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The victory for both Legendary and Universal is a major blow for {{wp|Warner Bros.}} and {{wp|Sony Pictures Entertainment|Sony Pictures}}, both of whom were alleged to be major players for the Pokémon film rights as well. Warner Bros., who in April was reported to have "aggressively" pursued the Pokémon live-action film rights, helped distribute the first three Pokémon films based off the anime worldwide during the franchise's early years, but dropped the rights in 2001 after the underperformance of the third movie.
 
In terms of movies based off video games, Warner has mostly sat out of the genre after their former sister studio, {{wp|New Line Cinema}} , released the critically-lambasted ''{{wp|Mortal Kombat: Annihilation}}'' in 1997, more than a decade before Warner took over the studio. (On a side note, Warner acquired the ''{{wp|Mortal Kombat}}'' intellectual property from {{wp|Midway Games}} in 2009 after the latter filed for bankruptcy that year.)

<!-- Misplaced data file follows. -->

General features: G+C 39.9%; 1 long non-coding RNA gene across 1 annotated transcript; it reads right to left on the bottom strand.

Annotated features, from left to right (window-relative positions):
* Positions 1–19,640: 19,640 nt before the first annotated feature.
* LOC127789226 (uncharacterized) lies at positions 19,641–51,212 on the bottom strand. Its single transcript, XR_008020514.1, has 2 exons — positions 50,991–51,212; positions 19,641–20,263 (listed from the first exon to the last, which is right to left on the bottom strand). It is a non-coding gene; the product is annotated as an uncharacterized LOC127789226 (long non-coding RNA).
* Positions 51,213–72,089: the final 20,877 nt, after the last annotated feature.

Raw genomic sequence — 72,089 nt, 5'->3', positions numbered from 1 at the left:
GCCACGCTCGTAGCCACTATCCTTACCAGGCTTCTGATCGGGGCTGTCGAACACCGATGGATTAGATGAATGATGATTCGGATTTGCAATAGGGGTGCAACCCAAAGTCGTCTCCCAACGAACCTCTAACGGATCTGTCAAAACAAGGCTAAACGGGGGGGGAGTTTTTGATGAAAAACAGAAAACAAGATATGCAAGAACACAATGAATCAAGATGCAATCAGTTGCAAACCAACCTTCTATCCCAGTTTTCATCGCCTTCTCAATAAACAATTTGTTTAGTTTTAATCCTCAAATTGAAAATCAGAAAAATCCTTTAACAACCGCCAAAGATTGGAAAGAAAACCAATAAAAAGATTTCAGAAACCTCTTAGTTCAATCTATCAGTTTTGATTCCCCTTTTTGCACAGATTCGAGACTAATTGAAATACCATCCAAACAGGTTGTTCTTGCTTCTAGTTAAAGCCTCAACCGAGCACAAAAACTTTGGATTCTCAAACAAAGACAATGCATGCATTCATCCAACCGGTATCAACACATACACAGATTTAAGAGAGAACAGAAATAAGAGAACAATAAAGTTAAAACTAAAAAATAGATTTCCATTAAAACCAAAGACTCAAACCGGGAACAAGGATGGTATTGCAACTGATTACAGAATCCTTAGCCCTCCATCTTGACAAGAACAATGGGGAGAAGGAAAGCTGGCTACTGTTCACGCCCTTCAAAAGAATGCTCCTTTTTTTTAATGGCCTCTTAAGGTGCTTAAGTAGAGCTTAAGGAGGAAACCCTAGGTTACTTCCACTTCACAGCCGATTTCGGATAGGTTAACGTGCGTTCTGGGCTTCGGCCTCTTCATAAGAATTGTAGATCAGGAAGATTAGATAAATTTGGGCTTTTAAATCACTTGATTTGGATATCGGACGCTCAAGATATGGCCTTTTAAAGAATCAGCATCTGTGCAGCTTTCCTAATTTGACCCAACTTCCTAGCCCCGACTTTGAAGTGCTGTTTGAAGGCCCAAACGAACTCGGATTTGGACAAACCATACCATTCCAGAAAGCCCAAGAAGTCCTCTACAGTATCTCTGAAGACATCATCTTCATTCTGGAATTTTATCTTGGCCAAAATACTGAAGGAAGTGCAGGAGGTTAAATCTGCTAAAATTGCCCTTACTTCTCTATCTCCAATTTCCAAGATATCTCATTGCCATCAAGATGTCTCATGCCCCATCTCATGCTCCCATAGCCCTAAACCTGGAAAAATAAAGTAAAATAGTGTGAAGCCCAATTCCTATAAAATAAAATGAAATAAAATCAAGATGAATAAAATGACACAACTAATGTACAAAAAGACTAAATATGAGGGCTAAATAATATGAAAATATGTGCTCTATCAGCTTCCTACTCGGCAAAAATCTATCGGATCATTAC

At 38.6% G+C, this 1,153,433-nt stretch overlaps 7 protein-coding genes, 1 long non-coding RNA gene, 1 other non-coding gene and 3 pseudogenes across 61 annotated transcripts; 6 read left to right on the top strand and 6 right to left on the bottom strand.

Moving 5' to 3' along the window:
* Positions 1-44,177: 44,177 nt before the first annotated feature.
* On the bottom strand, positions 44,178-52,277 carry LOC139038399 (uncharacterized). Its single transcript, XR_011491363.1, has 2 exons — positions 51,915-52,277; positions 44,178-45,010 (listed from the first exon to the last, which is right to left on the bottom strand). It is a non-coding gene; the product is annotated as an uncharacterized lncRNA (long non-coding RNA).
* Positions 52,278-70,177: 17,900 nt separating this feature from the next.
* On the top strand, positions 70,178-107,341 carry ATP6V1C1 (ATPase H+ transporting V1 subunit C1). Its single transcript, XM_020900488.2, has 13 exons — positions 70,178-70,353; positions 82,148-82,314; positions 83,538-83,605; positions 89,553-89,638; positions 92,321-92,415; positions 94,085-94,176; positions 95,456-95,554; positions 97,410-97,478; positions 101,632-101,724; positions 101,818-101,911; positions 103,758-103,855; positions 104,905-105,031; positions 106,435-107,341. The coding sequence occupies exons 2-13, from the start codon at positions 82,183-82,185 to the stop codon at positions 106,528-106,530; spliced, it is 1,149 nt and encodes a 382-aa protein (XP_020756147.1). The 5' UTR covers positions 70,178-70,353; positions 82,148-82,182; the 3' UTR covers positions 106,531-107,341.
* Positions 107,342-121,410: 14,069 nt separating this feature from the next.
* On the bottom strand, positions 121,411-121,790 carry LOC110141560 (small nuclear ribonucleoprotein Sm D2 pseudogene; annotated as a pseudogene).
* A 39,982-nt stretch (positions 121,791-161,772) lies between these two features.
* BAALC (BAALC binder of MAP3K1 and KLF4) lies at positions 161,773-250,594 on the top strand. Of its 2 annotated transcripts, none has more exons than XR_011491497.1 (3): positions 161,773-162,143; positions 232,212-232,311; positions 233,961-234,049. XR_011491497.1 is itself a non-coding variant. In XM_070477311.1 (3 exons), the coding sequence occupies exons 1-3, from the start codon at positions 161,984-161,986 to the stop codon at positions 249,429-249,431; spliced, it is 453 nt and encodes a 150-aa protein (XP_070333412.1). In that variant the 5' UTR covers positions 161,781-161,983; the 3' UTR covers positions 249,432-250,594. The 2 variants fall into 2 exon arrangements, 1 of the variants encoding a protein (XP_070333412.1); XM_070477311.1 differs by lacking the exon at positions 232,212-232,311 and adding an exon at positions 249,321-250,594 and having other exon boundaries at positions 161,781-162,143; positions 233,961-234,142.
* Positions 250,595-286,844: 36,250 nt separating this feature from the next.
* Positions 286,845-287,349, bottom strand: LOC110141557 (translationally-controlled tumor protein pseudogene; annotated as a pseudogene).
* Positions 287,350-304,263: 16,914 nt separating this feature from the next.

Sony, whose past in adapting video games into movies has been checkered with both the ''{{wp|Resident Evil (film franchise)|Resident Evil}}'' film series and ''{{wp|Final Fantasy: The Spirits Within}}'', recently found box office success with ''{{wp|The Angry Birds Movie}}'', based off the mobile game, and is currently trying their hands on a film based off Sega's video game character ''{{wp|Sonic the Hedgehog (character)|Sonic the Hedgehog}}'', reportedly slated for a 2018 release.
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